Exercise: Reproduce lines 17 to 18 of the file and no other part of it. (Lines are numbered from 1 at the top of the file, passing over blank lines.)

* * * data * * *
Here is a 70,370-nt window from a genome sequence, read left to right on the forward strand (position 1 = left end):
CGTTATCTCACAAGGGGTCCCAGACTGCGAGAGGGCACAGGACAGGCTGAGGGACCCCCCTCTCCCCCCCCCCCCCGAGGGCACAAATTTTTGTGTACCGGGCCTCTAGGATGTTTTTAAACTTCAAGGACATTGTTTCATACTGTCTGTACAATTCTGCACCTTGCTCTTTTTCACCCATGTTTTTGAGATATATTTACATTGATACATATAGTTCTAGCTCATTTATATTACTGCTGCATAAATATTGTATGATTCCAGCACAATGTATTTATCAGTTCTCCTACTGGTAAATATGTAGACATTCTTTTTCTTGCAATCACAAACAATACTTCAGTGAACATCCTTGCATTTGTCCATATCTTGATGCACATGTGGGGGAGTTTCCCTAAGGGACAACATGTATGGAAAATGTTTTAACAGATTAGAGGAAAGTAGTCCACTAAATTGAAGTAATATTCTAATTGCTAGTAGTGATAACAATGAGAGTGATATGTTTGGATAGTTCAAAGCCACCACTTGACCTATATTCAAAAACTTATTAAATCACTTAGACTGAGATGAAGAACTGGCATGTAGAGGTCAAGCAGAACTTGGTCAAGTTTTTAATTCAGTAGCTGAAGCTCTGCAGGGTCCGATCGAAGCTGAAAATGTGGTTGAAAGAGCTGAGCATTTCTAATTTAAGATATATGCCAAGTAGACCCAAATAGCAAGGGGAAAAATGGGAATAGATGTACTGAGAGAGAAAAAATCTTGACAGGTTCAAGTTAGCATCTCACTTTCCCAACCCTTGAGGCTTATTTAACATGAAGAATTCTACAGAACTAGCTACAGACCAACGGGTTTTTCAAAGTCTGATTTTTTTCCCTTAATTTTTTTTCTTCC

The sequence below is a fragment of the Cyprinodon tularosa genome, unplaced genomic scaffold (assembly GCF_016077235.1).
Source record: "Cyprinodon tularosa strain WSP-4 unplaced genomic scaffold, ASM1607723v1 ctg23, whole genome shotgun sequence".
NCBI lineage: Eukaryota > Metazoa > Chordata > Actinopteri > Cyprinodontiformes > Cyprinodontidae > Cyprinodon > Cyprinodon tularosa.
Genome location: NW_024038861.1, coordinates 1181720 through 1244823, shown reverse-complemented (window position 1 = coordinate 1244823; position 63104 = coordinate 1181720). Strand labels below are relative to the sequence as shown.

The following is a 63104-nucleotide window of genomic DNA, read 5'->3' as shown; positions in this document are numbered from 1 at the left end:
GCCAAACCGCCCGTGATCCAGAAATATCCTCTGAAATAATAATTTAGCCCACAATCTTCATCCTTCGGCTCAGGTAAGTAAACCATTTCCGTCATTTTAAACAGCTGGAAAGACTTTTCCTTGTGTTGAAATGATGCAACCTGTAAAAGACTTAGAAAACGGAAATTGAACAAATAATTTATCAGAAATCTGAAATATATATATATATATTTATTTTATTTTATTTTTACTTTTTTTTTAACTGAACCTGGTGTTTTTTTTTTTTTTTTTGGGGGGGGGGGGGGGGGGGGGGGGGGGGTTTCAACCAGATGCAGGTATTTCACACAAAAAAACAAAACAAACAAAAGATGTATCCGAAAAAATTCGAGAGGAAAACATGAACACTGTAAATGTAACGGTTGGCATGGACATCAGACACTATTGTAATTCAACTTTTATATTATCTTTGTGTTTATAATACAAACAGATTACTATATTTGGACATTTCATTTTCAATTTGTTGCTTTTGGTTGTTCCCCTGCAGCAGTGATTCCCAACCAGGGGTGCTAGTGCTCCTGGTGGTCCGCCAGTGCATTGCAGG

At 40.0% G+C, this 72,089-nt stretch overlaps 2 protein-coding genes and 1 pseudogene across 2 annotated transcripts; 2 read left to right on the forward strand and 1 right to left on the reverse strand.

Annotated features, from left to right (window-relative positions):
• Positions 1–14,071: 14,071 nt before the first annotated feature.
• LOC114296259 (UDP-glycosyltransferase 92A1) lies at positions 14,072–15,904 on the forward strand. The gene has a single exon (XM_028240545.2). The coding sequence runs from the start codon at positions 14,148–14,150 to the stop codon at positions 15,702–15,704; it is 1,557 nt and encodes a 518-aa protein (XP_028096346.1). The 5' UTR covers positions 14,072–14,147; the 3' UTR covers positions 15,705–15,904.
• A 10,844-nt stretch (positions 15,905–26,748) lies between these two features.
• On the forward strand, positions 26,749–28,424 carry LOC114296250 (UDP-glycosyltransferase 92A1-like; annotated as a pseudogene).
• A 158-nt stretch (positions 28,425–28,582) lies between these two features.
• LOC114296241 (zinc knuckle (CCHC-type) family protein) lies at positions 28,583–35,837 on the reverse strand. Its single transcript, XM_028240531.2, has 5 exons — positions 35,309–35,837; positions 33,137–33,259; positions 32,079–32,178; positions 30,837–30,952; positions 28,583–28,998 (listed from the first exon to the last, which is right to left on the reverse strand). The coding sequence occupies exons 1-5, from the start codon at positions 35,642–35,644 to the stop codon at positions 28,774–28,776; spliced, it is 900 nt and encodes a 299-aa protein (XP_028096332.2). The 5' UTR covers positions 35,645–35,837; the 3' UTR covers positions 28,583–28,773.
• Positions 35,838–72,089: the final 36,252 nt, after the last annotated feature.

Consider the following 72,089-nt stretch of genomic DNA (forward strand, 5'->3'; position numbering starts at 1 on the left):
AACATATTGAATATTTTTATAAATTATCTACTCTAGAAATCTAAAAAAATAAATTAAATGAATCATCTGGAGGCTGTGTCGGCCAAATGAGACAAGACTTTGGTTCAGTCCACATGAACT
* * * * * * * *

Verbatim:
• Positions 35,838–72,089: the final 36,252 nt, after the last annotated feature.

Consider the following 72,089-nt stretch of genomic DNA (forward strand, 5'->3'; position numbering starts at 1 on the left):